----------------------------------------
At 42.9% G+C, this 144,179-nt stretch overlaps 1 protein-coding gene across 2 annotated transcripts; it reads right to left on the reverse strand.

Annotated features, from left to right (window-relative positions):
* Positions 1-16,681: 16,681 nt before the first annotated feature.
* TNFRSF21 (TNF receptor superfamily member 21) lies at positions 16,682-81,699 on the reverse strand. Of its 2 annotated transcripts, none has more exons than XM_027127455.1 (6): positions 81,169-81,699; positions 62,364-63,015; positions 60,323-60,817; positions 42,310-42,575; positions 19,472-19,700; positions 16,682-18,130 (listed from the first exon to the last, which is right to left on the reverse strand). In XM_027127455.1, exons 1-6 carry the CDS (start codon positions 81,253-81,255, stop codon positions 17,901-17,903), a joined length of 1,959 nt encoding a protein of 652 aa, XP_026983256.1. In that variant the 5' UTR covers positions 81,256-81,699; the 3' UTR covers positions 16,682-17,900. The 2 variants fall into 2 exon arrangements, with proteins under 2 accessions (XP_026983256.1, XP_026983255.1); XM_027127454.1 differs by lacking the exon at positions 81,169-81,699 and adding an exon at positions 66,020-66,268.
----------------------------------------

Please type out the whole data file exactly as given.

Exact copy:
At 42.9% G+C, this 144,179-nt stretch overlaps 1 protein-coding gene across 2 annotated transcripts; it reads right to left on the reverse strand.

Annotated features, from left to right (window-relative positions):
* Positions 1-16,681: 16,681 nt before the first annotated feature.
* TNFRSF21 (TNF receptor superfamily member 21) lies at positions 16,682-81,699 on the reverse strand. Of its 2 annotated transcripts, none has more exons than XM_027127455.1 (6): positions 81,169-81,699; positions 62,364-63,015; positions 60,323-60,817; positions 42,310-42,575; positions 19,472-19,700; positions 16,682-18,130 (listed from the first exon to the last, which is right to left on the reverse strand). In XM_027127455.1, exons 1-6 carry the CDS (start codon positions 81,253-81,255, stop codon positions 17,901-17,903), a joined length of 1,959 nt encoding a protein of 652 aa, XP_026983256.1. In that variant the 5' UTR covers positions 81,256-81,699; the 3' UTR covers positions 16,682-17,900. The 2 variants fall into 2 exon arrangements, with proteins under 2 accessions (XP_026983256.1, XP_026983255.1); XM_027127454.1 differs by lacking the exon at positions 81,169-81,699 and adding an exon at positions 66,020-66,268.